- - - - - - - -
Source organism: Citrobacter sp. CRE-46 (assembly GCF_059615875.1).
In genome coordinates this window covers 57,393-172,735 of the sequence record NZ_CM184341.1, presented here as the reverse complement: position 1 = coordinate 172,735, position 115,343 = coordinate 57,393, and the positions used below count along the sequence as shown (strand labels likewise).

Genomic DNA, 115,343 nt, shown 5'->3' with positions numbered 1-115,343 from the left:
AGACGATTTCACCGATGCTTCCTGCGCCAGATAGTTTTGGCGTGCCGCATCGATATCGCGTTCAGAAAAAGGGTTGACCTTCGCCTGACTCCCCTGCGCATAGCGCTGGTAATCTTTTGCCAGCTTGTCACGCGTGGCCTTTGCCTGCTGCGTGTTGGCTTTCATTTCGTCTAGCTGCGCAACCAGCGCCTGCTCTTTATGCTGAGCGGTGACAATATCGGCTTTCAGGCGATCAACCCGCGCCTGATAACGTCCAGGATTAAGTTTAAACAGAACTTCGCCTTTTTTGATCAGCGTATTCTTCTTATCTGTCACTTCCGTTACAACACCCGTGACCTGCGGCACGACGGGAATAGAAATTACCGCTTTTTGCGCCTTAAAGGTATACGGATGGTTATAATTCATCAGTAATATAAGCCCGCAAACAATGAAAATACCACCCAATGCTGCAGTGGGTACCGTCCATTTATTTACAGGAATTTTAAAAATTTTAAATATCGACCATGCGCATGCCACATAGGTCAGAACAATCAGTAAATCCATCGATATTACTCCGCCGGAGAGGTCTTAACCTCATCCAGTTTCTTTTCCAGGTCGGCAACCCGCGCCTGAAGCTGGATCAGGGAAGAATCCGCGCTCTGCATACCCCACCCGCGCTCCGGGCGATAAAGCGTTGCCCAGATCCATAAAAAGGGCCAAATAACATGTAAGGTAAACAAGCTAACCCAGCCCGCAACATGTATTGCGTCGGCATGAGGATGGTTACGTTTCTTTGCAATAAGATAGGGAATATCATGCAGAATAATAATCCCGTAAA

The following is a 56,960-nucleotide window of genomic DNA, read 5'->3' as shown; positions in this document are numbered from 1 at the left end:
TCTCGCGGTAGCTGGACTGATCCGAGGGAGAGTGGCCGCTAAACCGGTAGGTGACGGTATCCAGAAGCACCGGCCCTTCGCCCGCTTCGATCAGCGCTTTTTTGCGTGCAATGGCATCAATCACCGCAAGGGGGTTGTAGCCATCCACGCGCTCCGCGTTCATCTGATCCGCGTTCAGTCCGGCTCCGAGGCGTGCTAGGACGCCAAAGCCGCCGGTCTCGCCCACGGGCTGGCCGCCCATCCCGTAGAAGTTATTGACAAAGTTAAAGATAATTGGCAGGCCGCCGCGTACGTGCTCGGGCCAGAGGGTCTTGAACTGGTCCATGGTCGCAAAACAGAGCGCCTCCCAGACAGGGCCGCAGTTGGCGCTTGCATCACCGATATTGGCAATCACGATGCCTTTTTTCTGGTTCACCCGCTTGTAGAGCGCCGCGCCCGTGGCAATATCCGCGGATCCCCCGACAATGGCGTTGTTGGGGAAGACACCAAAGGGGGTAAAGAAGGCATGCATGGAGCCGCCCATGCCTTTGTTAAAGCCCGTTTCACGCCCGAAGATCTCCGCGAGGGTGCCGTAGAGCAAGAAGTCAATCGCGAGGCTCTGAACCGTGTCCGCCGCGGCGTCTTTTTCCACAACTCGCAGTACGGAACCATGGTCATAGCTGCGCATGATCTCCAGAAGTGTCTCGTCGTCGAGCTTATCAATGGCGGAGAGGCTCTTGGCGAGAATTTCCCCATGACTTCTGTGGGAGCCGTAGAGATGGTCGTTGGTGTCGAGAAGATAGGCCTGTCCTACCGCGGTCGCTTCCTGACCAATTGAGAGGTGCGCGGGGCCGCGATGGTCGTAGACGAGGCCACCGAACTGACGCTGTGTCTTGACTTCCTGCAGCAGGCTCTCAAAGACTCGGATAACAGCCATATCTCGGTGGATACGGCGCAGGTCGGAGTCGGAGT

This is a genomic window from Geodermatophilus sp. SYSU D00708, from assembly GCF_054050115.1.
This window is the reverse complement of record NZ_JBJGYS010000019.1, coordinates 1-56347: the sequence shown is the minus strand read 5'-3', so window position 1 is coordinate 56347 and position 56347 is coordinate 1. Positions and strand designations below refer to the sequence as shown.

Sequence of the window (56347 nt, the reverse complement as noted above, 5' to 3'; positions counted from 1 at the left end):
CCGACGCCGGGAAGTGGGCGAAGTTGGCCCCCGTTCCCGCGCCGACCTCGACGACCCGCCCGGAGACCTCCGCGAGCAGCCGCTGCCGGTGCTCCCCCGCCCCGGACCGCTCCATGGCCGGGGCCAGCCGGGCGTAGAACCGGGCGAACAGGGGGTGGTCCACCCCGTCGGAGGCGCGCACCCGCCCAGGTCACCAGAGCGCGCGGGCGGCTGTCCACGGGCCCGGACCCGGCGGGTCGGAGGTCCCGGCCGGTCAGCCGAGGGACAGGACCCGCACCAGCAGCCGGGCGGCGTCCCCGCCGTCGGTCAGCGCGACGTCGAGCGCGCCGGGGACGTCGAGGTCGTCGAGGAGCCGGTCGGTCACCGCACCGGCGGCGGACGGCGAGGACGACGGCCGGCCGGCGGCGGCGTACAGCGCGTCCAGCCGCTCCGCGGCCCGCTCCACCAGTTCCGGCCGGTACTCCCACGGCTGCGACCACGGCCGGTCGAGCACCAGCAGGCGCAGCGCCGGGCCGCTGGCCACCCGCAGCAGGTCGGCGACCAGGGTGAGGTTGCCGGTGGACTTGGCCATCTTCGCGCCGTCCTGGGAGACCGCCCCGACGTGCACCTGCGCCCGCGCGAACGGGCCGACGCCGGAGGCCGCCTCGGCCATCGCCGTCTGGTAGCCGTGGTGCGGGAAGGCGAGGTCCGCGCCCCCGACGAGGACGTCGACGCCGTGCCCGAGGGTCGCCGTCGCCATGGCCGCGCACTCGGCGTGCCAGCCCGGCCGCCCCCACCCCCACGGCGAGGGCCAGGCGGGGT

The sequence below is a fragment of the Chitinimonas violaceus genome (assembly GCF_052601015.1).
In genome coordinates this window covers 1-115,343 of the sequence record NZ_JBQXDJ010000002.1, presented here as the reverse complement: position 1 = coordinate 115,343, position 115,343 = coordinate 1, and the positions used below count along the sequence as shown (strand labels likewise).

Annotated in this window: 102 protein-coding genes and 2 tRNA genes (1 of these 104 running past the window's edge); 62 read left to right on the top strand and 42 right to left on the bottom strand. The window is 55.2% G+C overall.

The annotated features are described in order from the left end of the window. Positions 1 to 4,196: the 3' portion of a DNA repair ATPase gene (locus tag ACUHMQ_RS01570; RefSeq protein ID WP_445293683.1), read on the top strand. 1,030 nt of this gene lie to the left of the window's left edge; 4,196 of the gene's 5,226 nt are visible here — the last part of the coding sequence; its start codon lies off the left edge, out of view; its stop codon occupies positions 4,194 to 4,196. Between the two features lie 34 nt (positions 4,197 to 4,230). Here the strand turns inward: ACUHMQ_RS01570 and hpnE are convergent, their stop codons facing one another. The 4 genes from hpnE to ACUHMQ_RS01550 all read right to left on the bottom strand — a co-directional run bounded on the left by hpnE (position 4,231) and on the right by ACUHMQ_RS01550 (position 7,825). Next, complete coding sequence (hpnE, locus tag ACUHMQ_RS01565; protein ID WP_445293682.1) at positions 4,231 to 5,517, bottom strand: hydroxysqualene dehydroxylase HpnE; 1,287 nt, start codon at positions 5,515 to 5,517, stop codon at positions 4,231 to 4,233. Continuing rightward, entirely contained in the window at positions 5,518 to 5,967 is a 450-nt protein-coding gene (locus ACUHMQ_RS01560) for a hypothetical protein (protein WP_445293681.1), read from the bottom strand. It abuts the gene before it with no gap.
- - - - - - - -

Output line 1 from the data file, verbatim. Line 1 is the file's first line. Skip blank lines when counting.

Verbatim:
Source organism: Citrobacter sp. CRE-46 (assembly GCF_059615875.1).